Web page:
The images that sprawl, shoulder to shoulder, across the Single Glance canvas fascinate me. As does the poetic interpretation of this artwork. It really does look like a single visual slice taken from countless other slices that the artist, or any of us for that matter, may see without ever processing at any moment, on any day, in our lives.
The poem, Willing Companions, showers high praise on a pair of beach chairs. After carefully studying the sketch and the lines that accompany it, my feeling is, that praise is well deserved!
What lovely poetry, Jon! I especially like your melding of poetry and artwork. Two of my favorites are An Unlikely Pairing and A Magnet.
Jon, I like how you pair your words to specific art or photos.
The “Made Mystical” art and poem are absolutely beautiful.
Every month, these selections keep getting better and better, Jon. We especially like “The Transcendent.” It’s so true.
John and Marge Grecco
All of your poems on this new site are so sensitive, so sincere, so unlike the business you. Amazing.
Jon Trovato, you have outdone yourself with this new approach to presenting your poems as wonderful interpretations of very special art and photography.
Your soul-touching words combined with this fine art is a pleasure to enjoy always. So very well done.
There is love in all of your poetry, Jon Trovato. Never stop creating Word Paintings.
Unbelievable. First a website of intimate poetry. Then a book with even more intimate poetry, And now a new website with an entirely new way of presenting a new kind of intimate poetry. All this from a guy who used to be all business, all the time. I’ll say it again… Unbelievable.
This new Word Paintings Website is a perfect showplace for the combination of poetry, photography and art. Congratulations!
The paperback and e-book versions of the Firefly Collection are excellent ways of reading this beautiful poetry. Have you given any thought to introducing an audio book version? I think it would be a wonderful addition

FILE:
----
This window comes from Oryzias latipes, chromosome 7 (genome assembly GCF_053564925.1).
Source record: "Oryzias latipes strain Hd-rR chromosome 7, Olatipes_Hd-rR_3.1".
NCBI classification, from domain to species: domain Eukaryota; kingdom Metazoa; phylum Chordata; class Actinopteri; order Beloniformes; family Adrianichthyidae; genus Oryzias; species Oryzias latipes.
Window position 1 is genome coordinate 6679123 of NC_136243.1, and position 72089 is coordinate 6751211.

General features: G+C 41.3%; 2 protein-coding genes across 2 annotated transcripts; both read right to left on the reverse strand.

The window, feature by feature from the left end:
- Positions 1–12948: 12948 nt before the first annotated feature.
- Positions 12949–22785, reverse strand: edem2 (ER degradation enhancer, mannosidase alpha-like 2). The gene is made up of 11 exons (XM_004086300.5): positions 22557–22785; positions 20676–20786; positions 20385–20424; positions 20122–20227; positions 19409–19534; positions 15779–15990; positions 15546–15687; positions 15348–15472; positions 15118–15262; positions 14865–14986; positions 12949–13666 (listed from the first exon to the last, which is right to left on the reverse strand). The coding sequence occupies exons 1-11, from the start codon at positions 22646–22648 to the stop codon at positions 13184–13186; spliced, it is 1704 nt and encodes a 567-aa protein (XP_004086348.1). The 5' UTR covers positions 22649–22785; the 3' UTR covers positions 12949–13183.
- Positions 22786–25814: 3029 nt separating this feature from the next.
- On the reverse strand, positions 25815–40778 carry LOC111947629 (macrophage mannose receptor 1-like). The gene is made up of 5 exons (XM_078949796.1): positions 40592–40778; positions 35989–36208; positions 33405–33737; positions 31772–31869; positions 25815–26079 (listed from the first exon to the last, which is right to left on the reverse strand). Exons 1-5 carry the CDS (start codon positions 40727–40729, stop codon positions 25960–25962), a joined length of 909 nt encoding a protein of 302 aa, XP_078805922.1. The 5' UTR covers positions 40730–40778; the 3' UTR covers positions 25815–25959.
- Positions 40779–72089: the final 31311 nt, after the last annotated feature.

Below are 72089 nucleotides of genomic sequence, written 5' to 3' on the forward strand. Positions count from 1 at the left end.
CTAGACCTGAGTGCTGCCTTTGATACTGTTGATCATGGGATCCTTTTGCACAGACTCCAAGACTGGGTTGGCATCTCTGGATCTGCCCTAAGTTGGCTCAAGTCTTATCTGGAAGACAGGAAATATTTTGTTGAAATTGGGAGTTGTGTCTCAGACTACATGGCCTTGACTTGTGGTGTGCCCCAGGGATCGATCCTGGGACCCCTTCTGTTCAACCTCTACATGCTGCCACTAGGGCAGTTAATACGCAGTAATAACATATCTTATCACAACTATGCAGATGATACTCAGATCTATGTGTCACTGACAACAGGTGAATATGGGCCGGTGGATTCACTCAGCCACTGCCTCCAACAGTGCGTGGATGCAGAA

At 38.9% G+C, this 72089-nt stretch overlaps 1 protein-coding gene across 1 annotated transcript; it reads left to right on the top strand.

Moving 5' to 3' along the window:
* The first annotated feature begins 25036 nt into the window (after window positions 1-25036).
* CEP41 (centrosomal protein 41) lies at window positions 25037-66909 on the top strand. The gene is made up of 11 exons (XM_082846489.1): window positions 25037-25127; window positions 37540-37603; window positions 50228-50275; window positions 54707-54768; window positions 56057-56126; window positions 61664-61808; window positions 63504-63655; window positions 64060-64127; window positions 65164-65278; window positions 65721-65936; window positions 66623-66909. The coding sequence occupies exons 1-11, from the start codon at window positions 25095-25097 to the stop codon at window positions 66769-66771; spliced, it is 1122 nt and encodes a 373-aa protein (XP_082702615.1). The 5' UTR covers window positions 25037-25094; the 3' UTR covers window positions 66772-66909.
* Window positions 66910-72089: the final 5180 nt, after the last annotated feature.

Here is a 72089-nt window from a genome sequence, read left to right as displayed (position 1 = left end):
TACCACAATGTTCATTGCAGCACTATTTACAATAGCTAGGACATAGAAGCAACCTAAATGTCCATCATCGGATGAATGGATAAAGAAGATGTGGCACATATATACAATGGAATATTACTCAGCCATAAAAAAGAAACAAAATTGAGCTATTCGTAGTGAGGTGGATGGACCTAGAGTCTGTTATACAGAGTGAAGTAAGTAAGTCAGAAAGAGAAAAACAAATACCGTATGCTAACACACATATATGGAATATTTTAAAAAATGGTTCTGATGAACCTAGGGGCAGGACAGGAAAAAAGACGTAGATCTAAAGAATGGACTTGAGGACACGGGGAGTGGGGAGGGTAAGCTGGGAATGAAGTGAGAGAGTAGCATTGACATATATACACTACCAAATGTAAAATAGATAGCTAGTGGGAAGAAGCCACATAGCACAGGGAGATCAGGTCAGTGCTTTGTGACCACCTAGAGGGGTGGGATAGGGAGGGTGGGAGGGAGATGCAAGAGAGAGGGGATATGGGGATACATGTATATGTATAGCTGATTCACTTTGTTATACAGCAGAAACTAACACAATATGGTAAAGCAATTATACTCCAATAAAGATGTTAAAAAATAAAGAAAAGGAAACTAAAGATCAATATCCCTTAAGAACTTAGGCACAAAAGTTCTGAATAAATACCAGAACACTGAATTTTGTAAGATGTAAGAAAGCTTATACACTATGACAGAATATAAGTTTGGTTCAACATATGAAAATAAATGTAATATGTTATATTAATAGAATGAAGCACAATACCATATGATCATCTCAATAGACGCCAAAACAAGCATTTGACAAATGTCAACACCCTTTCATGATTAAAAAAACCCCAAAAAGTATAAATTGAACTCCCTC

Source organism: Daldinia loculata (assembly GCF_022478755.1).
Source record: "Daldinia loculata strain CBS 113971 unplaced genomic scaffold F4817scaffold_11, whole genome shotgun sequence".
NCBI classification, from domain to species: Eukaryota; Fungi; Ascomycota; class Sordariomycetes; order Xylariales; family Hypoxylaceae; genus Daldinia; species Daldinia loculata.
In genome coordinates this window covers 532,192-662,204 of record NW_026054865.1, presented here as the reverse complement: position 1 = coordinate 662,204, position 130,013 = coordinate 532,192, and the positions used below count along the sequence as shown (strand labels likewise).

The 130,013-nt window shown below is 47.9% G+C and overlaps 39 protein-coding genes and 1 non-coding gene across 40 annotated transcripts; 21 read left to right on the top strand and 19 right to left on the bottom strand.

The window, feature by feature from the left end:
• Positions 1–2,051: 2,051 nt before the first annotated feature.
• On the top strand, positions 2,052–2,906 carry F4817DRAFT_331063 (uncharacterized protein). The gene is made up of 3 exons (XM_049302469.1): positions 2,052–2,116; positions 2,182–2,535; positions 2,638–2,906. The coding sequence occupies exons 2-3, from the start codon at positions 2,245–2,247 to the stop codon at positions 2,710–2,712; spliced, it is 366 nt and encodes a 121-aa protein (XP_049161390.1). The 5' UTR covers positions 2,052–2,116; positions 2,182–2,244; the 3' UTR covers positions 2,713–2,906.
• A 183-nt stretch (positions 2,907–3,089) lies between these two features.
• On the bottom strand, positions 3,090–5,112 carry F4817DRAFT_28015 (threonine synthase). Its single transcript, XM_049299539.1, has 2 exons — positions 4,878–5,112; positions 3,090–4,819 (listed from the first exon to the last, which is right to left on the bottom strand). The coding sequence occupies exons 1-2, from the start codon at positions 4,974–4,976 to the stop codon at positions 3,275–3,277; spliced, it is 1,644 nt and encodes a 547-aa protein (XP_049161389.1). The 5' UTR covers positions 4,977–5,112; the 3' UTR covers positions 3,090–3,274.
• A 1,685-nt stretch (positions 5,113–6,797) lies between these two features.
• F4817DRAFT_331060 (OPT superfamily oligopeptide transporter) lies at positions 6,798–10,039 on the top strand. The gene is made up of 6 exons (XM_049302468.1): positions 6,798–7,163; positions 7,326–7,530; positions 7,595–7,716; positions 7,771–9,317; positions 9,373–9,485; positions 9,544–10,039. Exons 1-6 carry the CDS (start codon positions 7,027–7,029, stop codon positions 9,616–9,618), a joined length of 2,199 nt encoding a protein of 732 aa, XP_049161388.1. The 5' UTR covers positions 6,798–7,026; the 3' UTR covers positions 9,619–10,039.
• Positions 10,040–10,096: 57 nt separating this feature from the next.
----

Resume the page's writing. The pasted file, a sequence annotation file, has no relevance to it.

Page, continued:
Jon, Since we've known each other since high school, I feel that I'm fairly well-attuned to the forces of your creative mind. Your word paintings are beautiful and compelling, just as I would expect from you. We were both obvious writers from way back in those days, now so long ago. For me, your pieces prove my assessment of you, that you were a "raging, but cautious free spirit" from birth! Keep going, my good friend! Creative talent is like a muscle that must be used to avoid atrophy. Ad multos annos!
I must confess I've never been smart enough to really be able to understand poetry well, but I do enjoy some of yours.
What a beautiful new format this is! Congratulations on your book, I have a copy coming and will gift some more. So prolific, so many beautiful words. Appreciate you Jon, as always… Also, your Firefly Collection is wonderful as is your book dedication. Congratulations and please keep sharing your creations with all. We all appreciate and enjoy!
Can’t help wondering if the Paris poems on this site are admissions. They are as bittersweet as they are beautiful.
Whatever you did to this site, I approve.